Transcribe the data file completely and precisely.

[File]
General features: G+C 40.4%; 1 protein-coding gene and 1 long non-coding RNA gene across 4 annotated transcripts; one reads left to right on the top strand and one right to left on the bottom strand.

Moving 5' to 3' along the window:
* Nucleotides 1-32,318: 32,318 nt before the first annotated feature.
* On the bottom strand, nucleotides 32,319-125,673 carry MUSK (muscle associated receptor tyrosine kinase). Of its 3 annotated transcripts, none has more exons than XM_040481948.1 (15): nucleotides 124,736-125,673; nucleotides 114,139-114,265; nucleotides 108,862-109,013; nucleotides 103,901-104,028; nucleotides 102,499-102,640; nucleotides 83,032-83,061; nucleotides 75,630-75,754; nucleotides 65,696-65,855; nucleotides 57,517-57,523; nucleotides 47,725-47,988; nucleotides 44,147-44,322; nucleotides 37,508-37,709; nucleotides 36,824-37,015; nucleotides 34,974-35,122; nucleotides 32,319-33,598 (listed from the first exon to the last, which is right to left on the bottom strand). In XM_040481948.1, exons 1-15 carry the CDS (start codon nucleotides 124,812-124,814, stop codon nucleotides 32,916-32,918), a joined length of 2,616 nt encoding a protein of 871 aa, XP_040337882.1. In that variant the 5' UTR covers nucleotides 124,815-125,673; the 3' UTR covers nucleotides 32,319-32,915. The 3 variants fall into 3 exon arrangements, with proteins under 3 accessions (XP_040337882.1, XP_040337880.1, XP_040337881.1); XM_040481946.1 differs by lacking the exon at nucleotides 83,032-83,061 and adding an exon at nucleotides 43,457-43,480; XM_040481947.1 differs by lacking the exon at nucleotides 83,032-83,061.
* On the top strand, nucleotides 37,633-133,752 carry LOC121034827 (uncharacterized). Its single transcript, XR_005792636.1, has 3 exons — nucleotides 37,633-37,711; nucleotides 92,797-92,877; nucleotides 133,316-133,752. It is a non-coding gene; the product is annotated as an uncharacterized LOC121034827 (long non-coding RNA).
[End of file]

General features: G+C 40.4%; 1 protein-coding gene and 1 long non-coding RNA gene across 4 annotated transcripts; one reads left to right on the top strand and one right to left on the bottom strand.

Moving 5' to 3' along the window:
* Nucleotides 1-32,318: 32,318 nt before the first annotated feature.
* On the bottom strand, nucleotides 32,319-125,673 carry MUSK (muscle associated receptor tyrosine kinase). Of its 3 annotated transcripts, none has more exons than XM_040481948.1 (15): nucleotides 124,736-125,673; nucleotides 114,139-114,265; nucleotides 108,862-109,013; nucleotides 103,901-104,028; nucleotides 102,499-102,640; nucleotides 83,032-83,061; nucleotides 75,630-75,754; nucleotides 65,696-65,855; nucleotides 57,517-57,523; nucleotides 47,725-47,988; nucleotides 44,147-44,322; nucleotides 37,508-37,709; nucleotides 36,824-37,015; nucleotides 34,974-35,122; nucleotides 32,319-33,598 (listed from the first exon to the last, which is right to left on the bottom strand). In XM_040481948.1, exons 1-15 carry the CDS (start codon nucleotides 124,812-124,814, stop codon nucleotides 32,916-32,918), a joined length of 2,616 nt encoding a protein of 871 aa, XP_040337882.1. In that variant the 5' UTR covers nucleotides 124,815-125,673; the 3' UTR covers nucleotides 32,319-32,915. The 3 variants fall into 3 exon arrangements, with proteins under 3 accessions (XP_040337882.1, XP_040337880.1, XP_040337881.1); XM_040481946.1 differs by lacking the exon at nucleotides 83,032-83,061 and adding an exon at nucleotides 43,457-43,480; XM_040481947.1 differs by lacking the exon at nucleotides 83,032-83,061.
* On the top strand, nucleotides 37,633-133,752 carry LOC121034827 (uncharacterized). Its single transcript, XR_005792636.1, has 3 exons — nucleotides 37,633-37,711; nucleotides 92,797-92,877; nucleotides 133,316-133,752. It is a non-coding gene; the product is annotated as an uncharacterized LOC121034827 (long non-coding RNA).